The NCRI has denounced the regime’s decision to eliminate from its nuclear program those who do not show sufficient ideological commitment through terrorist attacks and attributing their responsibility to the opposition, the Mossad or the U.S.
When the latest attack against a nuclear scientist in Tehran took place, however, Western media followed the recital of the events by the Iranian authorities.
Michael Rubin in Newsweek, playing on his credentials of supposedly opposing the Iranian authorities, harshly criticised Israel for such terrorist activities and alliances, playing therefore a vital role in giving credit to the Iranian regime absurd propaganda.
As the bombing campaign continued through Tbilisi, Delhi and Bangkok – attacks in Baku having been apparently dismantled in extremis twice – the fingerprints of the Iranian authorities became ever more apparent, and the core of the claimants on the global Zionist conspiracy dwindled to the Iranian authorities and to their more faithful followers.
The Guardian, at first quoted CIA “Iranian experts” arguing with the high professionalism of the Iranian terrorist outfits to defend the version of events of the Iranian authorities, but later, in face of the evidence, acknowledged the Iranian authority’s responsibilities:
“The question is not was this Iran-backed or Iran-organised but who in Iran was running all this,” said one western security official.
Analysis by Indian investigators of the type of explosive used in Delhi reveal it to be a variant of TNT. The shell of the bomb was manufactured outside India and magnetic strips used to attach the device to the car in Delhi were identical to those recovered in Bangkok and Tbilisi.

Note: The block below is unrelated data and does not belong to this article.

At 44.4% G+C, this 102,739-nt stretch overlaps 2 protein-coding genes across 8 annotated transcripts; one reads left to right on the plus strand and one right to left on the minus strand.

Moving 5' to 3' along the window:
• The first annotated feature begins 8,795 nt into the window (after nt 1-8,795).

The first elements of the plot were put in place in April 2011 when at least five Iranians who have been implicated in the attacks travelled to Thailand and India, apparently on reconnaissance missions, investigators say.
A team of top Indian police officers has been set to travel to Tehran for several weeks but the trip now appears unlikely to go ahead.”
This Guardian article, to my knowledge, for the very first time among the opinion making press of the West, points out to the crux of the matter:
“Analysts speculate that one reason India may have been chosen as a location for the attacks is that their perpetrators could count on the desire of Delhi to keep friendly relations with Tehran and to “go easy” on any investigation or prosecution.
“Let’s just say the demands of diplomacy and those of police work don’t necessarily always coincide,” said one senior Indian police officer involved in the investigation.”
And this is the lesson coming from India, as the demands of diplomacy and those of police do not necessarily always coincide, the fight against terrorism can never be left entirely in the hands of a sole Governing body!
Let’s hope the West will be able to learn this fundamental Indian lesson.
People’s Mujahedin of Iran
Paulo Casaca was a Member of the European Parliament for ten years where, namely, he chaired the delegation for relations with NATO Parliamentary Assembly. He is the author of several books and reports on the issue of religious fanaticism. He is Founder and executive director of the “South Asia Democratic Forum” in Brussels.